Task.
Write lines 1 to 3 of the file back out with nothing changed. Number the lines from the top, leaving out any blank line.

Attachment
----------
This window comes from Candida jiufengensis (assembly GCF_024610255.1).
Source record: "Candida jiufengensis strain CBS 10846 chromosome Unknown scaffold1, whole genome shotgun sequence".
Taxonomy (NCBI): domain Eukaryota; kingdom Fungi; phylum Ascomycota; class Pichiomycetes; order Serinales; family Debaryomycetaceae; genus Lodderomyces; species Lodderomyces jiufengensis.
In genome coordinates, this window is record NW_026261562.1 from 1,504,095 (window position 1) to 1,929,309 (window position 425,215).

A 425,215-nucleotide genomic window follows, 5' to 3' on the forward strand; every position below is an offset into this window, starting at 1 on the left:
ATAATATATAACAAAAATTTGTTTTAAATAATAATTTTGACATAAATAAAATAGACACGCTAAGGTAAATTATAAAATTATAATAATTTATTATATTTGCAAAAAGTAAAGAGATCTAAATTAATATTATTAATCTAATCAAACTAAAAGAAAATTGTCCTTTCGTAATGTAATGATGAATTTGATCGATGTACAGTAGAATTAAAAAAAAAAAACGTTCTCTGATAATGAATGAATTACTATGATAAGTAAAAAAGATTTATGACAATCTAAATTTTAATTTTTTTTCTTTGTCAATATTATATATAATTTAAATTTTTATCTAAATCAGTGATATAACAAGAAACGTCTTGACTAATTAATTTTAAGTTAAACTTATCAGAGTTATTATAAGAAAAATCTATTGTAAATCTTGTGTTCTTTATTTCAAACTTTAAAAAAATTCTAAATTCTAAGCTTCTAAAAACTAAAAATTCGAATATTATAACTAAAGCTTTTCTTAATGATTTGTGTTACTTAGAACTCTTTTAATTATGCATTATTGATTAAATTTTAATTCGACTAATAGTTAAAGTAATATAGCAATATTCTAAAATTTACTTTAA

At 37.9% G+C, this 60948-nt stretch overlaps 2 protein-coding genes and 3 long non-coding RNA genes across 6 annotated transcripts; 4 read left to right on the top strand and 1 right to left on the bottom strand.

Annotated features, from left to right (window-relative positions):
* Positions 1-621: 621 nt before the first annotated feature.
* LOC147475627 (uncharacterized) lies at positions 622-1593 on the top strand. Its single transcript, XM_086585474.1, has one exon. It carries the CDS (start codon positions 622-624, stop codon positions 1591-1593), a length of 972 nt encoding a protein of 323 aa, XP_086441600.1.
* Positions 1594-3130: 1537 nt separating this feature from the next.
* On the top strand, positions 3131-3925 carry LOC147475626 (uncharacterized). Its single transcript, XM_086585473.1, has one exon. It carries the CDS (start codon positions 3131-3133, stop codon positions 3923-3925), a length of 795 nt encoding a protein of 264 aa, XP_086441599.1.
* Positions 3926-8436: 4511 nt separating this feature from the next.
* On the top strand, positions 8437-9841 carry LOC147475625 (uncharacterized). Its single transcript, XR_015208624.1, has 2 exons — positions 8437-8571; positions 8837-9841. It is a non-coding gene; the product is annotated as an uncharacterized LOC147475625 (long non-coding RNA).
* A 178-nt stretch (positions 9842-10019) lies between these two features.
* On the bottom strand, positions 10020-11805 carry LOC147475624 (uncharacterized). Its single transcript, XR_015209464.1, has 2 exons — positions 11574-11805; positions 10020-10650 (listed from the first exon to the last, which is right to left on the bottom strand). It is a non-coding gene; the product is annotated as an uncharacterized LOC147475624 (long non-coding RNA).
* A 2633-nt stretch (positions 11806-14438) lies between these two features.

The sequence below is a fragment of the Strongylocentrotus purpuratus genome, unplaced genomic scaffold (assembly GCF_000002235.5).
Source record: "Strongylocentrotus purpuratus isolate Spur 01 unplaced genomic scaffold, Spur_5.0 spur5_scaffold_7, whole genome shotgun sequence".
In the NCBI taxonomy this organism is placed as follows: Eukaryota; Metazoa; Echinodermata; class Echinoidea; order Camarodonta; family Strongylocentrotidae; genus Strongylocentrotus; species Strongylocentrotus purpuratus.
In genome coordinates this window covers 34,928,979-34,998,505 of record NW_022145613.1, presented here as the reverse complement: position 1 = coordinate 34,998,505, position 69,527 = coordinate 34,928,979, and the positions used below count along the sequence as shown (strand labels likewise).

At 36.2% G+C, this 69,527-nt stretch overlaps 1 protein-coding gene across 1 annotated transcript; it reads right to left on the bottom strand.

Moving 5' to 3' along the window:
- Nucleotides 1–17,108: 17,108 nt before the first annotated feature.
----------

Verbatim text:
This window comes from Candida jiufengensis (assembly GCF_024610255.1).
Source record: "Candida jiufengensis strain CBS 10846 chromosome Unknown scaffold1, whole genome shotgun sequence".
Taxonomy (NCBI): domain Eukaryota; kingdom Fungi; phylum Ascomycota; class Pichiomycetes; order Serinales; family Debaryomycetaceae; genus Lodderomyces; species Lodderomyces jiufengensis.